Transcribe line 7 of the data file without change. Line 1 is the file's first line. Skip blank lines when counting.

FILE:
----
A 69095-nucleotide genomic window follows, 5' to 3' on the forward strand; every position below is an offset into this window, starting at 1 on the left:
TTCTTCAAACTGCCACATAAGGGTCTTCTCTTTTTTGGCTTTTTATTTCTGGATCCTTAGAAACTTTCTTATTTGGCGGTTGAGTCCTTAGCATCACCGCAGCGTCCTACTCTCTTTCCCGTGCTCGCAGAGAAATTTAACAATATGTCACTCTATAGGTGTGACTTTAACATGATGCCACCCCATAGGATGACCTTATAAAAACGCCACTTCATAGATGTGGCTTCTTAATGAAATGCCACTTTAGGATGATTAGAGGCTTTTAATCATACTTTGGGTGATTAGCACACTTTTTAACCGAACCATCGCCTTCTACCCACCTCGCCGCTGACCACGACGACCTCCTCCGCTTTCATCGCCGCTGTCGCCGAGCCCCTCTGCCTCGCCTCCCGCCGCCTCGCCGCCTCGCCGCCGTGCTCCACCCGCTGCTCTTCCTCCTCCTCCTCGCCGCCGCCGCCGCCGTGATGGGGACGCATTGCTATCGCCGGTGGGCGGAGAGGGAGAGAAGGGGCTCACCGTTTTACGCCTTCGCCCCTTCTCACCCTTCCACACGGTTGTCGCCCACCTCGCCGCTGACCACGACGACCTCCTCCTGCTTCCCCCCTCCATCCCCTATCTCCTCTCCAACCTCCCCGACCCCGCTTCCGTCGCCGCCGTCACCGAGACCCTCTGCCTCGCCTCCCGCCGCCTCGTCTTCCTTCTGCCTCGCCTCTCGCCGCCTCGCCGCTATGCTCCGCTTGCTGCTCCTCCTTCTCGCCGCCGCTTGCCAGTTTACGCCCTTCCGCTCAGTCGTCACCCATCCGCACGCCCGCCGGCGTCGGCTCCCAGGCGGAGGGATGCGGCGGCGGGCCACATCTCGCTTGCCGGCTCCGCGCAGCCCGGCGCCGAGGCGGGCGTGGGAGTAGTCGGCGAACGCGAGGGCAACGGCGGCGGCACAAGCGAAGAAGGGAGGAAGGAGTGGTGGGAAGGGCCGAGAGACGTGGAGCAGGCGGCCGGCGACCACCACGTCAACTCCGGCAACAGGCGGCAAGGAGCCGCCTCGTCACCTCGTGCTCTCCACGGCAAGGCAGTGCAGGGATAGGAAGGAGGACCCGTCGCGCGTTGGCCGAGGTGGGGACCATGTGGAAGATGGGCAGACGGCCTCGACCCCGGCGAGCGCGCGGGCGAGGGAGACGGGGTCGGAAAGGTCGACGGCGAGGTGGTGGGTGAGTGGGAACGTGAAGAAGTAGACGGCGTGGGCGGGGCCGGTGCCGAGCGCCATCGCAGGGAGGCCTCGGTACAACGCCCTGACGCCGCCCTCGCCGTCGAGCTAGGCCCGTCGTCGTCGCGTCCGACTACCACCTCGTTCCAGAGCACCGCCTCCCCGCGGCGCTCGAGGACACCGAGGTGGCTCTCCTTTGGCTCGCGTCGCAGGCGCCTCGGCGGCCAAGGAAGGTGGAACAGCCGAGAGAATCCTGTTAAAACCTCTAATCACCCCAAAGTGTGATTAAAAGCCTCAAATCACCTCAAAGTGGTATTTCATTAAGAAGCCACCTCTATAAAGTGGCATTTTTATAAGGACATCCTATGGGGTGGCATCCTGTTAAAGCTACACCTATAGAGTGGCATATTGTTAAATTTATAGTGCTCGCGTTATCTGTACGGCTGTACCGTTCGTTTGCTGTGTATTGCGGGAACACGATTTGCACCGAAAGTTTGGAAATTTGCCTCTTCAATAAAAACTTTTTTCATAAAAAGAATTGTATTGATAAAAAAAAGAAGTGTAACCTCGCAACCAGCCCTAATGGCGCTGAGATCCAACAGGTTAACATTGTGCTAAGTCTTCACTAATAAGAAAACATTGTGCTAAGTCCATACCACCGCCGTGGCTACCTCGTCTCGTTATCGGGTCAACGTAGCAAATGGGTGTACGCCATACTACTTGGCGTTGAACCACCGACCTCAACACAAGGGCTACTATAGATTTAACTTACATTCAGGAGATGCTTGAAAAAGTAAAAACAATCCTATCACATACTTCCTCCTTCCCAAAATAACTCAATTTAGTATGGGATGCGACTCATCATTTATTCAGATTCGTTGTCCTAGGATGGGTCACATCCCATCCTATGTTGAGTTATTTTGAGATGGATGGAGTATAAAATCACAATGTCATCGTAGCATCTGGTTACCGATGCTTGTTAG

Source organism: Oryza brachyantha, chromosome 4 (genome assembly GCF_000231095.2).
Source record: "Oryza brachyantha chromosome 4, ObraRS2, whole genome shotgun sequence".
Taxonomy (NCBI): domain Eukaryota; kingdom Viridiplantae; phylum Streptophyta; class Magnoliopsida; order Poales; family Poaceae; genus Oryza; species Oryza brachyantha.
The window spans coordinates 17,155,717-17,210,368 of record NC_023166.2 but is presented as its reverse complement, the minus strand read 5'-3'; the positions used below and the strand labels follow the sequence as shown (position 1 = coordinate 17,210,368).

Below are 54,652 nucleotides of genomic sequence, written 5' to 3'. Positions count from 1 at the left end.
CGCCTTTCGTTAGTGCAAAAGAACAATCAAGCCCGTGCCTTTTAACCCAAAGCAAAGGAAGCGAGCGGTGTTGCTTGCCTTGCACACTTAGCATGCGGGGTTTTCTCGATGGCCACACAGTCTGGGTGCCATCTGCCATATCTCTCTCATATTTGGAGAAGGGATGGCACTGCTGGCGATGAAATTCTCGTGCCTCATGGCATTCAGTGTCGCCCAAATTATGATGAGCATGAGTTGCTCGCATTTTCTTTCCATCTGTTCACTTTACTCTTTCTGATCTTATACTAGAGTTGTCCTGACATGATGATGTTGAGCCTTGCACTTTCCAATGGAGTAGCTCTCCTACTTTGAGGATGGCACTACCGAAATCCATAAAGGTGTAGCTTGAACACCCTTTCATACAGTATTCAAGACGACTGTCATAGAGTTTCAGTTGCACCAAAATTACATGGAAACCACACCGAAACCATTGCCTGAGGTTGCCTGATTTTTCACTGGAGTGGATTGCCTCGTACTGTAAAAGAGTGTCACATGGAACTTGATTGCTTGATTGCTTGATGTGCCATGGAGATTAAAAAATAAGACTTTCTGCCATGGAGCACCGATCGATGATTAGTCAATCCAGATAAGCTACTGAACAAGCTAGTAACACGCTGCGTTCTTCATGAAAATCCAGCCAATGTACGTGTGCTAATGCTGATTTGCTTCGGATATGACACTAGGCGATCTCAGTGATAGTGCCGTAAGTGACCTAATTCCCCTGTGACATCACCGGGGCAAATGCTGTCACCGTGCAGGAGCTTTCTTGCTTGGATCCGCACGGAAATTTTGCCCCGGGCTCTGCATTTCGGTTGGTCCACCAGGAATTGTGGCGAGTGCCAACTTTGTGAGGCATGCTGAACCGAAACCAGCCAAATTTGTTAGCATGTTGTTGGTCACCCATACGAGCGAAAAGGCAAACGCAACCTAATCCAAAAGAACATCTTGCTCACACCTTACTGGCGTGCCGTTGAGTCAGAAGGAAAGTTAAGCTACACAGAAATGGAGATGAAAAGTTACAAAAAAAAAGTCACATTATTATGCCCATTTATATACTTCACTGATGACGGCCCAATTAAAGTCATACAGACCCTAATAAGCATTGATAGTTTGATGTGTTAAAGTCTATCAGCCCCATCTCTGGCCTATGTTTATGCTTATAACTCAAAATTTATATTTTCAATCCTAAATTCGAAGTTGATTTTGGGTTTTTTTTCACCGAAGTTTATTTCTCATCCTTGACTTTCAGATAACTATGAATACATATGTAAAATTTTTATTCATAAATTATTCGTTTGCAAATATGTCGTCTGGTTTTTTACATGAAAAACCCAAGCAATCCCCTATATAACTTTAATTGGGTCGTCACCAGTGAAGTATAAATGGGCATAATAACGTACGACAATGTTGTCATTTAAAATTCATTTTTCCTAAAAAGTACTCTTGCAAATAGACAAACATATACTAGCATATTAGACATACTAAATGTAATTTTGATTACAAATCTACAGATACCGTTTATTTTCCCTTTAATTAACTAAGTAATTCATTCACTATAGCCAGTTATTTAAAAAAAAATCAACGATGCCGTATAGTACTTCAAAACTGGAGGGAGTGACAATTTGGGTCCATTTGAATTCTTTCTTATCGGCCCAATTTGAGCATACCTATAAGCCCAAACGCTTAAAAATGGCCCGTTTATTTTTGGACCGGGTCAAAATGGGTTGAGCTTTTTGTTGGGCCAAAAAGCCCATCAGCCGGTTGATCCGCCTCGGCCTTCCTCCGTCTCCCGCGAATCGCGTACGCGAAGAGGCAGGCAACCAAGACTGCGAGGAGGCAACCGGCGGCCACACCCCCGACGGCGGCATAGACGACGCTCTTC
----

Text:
Below are 54,652 nucleotides of genomic sequence, written 5' to 3'. Positions count from 1 at the left end.